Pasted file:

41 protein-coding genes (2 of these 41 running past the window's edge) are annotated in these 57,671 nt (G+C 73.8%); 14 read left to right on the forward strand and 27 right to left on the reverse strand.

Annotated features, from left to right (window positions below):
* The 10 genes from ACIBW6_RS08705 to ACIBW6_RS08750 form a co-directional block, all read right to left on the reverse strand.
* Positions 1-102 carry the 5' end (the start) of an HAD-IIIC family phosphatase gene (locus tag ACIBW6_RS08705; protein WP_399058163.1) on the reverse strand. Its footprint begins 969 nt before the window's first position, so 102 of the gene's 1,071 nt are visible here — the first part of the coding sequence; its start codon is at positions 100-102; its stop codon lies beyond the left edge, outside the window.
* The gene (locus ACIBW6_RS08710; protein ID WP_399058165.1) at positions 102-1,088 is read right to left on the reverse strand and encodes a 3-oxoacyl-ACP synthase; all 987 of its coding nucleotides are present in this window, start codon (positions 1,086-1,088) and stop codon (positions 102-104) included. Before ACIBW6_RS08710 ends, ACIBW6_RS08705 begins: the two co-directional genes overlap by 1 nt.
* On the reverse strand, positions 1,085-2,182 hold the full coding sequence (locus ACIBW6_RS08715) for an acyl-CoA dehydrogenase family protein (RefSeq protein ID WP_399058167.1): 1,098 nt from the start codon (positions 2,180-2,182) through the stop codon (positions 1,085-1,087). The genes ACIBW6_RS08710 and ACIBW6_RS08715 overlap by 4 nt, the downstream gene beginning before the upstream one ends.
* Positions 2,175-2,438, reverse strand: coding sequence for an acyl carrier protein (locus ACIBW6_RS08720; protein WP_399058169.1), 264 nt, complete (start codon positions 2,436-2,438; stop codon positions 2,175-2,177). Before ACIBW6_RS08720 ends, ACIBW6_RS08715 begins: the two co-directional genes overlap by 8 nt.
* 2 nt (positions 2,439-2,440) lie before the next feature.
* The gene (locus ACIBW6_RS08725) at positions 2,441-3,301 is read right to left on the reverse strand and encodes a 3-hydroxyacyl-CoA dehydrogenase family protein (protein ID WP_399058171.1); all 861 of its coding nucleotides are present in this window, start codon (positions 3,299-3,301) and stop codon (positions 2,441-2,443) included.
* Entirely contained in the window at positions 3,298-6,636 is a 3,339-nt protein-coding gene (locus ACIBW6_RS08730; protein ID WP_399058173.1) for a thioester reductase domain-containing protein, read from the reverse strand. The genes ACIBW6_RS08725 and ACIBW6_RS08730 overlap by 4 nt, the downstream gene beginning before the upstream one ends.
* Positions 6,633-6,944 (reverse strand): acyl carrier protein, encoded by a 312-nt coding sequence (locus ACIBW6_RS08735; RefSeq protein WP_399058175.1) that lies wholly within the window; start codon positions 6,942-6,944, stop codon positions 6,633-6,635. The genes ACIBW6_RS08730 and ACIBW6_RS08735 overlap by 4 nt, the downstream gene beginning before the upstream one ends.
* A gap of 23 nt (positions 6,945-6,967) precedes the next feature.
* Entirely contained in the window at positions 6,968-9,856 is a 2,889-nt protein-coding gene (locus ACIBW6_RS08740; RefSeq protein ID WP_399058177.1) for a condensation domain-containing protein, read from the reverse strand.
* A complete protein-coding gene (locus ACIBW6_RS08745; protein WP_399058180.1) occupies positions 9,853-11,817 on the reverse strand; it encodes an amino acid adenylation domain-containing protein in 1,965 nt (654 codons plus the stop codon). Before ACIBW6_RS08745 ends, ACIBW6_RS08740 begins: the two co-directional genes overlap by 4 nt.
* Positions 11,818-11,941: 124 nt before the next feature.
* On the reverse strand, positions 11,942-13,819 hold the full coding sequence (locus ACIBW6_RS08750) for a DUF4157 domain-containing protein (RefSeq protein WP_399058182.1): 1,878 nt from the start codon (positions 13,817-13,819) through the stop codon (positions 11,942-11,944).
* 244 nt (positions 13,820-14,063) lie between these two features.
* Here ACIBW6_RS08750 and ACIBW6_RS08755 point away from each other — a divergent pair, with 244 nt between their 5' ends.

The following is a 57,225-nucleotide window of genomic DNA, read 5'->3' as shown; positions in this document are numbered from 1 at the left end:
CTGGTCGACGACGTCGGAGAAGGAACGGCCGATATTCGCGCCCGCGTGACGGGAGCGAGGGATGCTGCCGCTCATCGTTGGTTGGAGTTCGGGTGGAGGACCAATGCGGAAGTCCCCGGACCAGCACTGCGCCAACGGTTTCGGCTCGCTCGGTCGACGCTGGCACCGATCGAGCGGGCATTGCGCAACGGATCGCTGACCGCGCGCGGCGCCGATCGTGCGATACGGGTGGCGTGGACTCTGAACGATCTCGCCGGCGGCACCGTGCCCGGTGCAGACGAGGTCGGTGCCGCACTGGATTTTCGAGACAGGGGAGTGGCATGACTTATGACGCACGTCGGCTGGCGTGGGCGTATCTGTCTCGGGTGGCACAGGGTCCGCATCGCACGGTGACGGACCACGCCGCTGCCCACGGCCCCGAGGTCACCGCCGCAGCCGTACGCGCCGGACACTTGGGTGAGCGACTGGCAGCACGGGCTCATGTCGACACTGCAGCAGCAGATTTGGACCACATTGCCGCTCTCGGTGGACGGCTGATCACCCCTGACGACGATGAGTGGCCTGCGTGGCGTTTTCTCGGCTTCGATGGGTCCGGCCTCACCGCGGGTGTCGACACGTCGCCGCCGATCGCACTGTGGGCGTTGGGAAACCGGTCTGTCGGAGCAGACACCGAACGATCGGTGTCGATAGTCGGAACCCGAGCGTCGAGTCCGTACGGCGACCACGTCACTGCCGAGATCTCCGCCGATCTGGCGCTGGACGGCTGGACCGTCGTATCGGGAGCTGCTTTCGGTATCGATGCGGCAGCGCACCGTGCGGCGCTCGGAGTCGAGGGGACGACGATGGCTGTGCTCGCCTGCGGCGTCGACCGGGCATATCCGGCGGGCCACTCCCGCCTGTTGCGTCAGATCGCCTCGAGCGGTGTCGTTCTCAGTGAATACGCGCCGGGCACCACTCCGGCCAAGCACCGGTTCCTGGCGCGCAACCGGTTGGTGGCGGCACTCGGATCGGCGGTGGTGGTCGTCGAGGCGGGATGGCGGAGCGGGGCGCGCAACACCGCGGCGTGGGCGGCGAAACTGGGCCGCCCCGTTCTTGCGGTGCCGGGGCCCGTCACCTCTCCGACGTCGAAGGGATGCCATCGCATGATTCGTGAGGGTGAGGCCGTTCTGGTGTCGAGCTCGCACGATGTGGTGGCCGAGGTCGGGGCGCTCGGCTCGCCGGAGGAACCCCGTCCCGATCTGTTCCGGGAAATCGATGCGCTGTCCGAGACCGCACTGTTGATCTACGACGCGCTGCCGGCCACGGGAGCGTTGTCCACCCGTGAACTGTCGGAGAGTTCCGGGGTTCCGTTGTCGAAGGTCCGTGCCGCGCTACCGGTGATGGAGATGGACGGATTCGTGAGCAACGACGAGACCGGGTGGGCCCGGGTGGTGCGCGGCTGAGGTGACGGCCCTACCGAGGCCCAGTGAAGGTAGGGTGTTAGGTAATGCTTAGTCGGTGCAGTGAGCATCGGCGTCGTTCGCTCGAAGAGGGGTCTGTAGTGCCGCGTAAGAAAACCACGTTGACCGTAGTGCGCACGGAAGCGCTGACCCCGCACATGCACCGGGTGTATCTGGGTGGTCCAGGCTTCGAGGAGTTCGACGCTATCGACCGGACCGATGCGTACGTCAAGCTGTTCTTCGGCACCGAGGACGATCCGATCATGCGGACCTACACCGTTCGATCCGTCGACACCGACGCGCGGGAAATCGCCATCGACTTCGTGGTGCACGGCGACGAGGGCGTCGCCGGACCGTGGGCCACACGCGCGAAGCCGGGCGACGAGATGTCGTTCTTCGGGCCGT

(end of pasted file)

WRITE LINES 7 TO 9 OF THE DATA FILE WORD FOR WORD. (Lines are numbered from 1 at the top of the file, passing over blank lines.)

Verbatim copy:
* Positions 2,175-2,438, reverse strand: coding sequence for an acyl carrier protein (locus ACIBW6_RS08720; protein WP_399058169.1), 264 nt, complete (start codon positions 2,436-2,438; stop codon positions 2,175-2,177). Before ACIBW6_RS08720 ends, ACIBW6_RS08715 begins: the two co-directional genes overlap by 8 nt.
* 2 nt (positions 2,439-2,440) lie before the next feature.
* The gene (locus ACIBW6_RS08725) at positions 2,441-3,301 is read right to left on the reverse strand and encodes a 3-hydroxyacyl-CoA dehydrogenase family protein (protein ID WP_399058171.1); all 861 of its coding nucleotides are present in this window, start codon (positions 3,299-3,301) and stop codon (positions 2,441-2,443) included.